style and sustainability…
the story of linen

From sheets to pillow covers, the home décor world has experienced a resurgence of linen. What is this fabric that has so embedded itself into our culture that even the term “linens” implies a type of woven bed, bath or kitchen textile? And how is it sustainable?

Flax is cultivated to produce both seeds and a fibrous stalk that can be broken down, spun into yarn and woven into cloth. It’s one of the oldest fabrics known to man; the first evidence of woven linen dates back to before 8,000 BC. It’s gone from being the mummification cloth of choice for the ancient Egyptians to a staple household and garment textile throughout the world.

Linen is naturally eco-friendly and low toxin thanks to natural resistance to pests and disease. The growth of flax for linen requires no pesticides or chemical fertilizers, it also requires only a fraction of the water a cotton crop would consume. Because of its long history, ease of growth and cultivation and high yield, it’s also incredibly easy to track the supply chain from farm to manufacture, making linen an easy choice for a sustainable textile.

The nature of the flax fiber also means it’s incredibly strong and durable, so it lasts very well. The biggest challenge with linen is that it wrinkles so easily. Summertime flax fields are a sea of small blue flowers that transform into rattling seed heads when ready to harvest. After the seeds are harvested (cool sustainable point—every part of the flax plant is used), the flax plants are left to lay in the field in a process called “retting”. Sun and rain cause the tough outer fibers to break down, making the long, inner fibers accessible. It’s a mechanical process, not a chemical one, making another point for linen’s sustainability. The fibers are then twisted into thread, and woven into a fabric that is significantly stronger than cotton.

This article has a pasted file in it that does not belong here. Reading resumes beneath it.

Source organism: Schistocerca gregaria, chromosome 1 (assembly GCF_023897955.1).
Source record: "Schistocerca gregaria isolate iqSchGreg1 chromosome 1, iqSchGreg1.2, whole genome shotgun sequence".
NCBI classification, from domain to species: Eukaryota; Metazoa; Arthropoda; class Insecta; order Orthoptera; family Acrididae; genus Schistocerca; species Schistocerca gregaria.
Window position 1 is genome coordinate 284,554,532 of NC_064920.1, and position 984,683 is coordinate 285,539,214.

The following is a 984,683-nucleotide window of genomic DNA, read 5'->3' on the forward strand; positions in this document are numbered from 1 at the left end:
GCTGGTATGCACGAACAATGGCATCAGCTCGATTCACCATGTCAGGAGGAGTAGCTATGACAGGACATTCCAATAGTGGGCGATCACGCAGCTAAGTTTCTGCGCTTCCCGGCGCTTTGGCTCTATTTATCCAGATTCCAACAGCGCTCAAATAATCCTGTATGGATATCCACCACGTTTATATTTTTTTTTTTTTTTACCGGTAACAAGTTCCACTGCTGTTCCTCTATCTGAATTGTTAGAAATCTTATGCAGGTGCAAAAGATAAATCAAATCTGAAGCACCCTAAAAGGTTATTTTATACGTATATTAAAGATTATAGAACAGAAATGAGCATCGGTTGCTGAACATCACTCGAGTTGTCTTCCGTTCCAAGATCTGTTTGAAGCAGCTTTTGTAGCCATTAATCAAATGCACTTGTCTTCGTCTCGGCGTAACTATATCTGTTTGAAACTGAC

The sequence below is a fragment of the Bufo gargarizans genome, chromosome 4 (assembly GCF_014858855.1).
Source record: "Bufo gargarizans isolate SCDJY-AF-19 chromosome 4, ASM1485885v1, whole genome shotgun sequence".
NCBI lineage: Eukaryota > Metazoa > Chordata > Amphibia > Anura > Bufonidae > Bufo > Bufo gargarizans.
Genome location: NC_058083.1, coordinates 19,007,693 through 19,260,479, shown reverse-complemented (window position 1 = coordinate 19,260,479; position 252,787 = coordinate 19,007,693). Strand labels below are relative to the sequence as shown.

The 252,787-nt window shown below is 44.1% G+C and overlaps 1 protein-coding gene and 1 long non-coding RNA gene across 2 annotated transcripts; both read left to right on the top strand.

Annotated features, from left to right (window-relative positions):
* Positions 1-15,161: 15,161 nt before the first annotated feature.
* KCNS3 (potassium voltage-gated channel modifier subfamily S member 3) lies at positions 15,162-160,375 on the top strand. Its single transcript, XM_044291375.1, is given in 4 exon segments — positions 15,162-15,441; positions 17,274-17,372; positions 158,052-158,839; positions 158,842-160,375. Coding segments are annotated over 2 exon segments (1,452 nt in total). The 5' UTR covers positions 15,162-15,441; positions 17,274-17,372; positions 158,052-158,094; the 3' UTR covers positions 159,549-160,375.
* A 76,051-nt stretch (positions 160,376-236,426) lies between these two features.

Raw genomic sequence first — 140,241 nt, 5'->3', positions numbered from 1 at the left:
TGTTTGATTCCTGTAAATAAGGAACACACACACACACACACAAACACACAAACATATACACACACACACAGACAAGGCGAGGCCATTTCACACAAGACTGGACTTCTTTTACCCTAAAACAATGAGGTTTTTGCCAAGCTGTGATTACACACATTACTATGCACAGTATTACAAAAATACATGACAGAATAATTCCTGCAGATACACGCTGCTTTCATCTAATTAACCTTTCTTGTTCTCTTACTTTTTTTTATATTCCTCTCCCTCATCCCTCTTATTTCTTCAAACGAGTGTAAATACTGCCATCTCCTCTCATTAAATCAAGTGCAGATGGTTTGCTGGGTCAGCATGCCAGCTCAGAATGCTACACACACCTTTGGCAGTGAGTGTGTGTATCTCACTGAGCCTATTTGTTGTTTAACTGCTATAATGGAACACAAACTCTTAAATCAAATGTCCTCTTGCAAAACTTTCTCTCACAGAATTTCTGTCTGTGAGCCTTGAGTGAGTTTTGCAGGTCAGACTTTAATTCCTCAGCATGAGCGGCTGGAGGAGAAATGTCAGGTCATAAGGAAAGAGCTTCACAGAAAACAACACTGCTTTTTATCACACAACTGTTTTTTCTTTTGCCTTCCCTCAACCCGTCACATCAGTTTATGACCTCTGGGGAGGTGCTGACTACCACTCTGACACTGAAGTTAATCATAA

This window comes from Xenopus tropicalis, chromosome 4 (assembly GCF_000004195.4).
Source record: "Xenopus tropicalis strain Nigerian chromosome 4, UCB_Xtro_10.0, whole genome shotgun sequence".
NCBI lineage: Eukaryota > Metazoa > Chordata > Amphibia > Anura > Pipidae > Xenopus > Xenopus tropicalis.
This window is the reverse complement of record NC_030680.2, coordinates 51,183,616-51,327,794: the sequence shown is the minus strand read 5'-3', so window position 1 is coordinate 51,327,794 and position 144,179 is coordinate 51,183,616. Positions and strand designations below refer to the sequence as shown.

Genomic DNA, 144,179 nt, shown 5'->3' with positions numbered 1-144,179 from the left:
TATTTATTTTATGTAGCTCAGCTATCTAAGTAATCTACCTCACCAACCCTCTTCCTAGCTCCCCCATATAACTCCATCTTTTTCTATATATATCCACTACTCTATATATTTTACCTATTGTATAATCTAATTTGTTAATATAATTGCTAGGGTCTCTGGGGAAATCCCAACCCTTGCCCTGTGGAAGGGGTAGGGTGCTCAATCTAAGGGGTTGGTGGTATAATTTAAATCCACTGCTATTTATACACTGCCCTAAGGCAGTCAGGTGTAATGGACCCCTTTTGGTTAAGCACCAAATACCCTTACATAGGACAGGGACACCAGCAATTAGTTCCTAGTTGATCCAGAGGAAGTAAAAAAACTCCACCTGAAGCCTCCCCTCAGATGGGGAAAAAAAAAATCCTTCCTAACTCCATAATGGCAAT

Linen will not usually carry an “organic” label simply because the entire process is, by its very nature, sustainable that there have been few efforts made to certify the process as organic. However, a growing demand for organic flax seed, and flax seed oil, has resulted in even more linen crops. And since the entire plant is used…

No matter how  you look at it, linen is a smart, sustainable fabric choice—from bedding to towels, outfitting your home with linens just makes sense.

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